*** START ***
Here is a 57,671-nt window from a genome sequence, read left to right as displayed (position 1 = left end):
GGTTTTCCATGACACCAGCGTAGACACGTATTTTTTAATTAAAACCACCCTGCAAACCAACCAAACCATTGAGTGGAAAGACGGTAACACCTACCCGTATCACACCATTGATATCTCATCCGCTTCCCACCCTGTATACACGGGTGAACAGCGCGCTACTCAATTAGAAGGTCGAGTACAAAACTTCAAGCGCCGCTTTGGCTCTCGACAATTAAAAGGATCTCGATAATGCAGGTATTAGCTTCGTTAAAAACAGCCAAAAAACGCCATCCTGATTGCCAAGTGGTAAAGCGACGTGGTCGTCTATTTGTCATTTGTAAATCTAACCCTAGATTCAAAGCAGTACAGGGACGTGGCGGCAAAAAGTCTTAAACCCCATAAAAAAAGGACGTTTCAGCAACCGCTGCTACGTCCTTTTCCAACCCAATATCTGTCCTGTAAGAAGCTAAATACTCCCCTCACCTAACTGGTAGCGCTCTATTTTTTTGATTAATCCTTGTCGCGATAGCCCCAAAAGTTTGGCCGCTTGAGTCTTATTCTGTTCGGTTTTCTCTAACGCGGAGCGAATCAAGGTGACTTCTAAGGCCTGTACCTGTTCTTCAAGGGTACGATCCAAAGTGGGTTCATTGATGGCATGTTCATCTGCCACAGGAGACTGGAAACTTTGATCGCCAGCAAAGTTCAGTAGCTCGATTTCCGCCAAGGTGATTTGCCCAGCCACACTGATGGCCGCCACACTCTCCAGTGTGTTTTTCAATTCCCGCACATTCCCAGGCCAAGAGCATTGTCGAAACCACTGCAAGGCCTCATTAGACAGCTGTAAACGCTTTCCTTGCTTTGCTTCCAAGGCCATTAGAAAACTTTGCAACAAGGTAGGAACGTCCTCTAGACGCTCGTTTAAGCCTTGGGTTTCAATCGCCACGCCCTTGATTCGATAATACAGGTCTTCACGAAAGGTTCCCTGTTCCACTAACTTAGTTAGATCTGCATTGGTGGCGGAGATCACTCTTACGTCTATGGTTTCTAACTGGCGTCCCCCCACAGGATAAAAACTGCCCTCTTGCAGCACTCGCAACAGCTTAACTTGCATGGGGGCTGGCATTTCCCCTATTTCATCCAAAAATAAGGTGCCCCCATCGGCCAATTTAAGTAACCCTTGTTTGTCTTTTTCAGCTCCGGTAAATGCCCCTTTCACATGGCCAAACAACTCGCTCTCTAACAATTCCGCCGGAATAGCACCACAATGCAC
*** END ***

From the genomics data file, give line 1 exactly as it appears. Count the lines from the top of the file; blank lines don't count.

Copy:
Here is a 57,671-nt window from a genome sequence, read left to right as displayed (position 1 = left end):